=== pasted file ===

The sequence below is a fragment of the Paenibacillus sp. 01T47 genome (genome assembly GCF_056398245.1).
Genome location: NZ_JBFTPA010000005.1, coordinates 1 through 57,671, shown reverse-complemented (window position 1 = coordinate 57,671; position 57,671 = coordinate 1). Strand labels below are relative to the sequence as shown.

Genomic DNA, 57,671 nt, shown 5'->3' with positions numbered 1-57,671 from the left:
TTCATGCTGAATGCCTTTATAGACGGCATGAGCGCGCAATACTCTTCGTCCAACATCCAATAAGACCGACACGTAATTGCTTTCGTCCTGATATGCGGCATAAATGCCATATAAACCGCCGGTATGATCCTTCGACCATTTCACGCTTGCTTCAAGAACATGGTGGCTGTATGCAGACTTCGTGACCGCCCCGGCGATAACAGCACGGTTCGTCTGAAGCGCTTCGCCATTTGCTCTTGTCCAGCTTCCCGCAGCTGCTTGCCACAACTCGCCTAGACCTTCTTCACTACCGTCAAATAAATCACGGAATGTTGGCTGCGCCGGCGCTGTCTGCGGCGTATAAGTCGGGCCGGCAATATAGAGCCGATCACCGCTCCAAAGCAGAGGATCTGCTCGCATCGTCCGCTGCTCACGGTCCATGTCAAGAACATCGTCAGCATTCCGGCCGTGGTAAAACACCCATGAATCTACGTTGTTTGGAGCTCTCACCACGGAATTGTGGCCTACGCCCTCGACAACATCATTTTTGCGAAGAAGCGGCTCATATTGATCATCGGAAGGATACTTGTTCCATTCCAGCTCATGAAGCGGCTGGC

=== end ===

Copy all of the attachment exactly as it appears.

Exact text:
The sequence below is a fragment of the Paenibacillus sp. 01T47 genome (genome assembly GCF_056398245.1).
Genome location: NZ_JBFTPA010000005.1, coordinates 1 through 57,671, shown reverse-complemented (window position 1 = coordinate 57,671; position 57,671 = coordinate 1). Strand labels below are relative to the sequence as shown.

Genomic DNA, 57,671 nt, shown 5'->3' with positions numbered 1-57,671 from the left:
TTCATGCTGAATGCCTTTATAGACGGCATGAGCGCGCAATACTCTTCGTCCAACATCCAATAAGACCGACACGTAATTGCTTTCGTCCTGATATGCGGCATAAATGCCATATAAACCGCCGGTATGATCCTTCGACCATTTCACGCTTGCTTCAAGAACATGGTGGCTGTATGCAGACTTCGTGACCGCCCCGGCGATAACAGCACGGTTCGTCTGAAGCGCTTCGCCATTTGCTCTTGTCCAGCTTCCCGCAGCTGCTTGCCACAACTCGCCTAGACCTTCTTCACTACCGTCAAATAAATCACGGAATGTTGGCTGCGCCGGCGCTGTCTGCGGCGTATAAGTCGGGCCGGCAATATAGAGCCGATCACCGCTCCAAAGCAGAGGATCTGCTCGCATCGTCCGCTGCTCACGGTCCATGTCAAGAACATCGTCAGCATTCCGGCCGTGGTAAAACACCCATGAATCTACGTTGTTTGGAGCTCTCACCACGGAATTGTGGCCTACGCCCTCGACAACATCATTTTTGCGAAGAAGCGGCTCATATTGATCATCGGAAGGATACTTGTTCCATTCCAGCTCATGAAGCGGCTGGC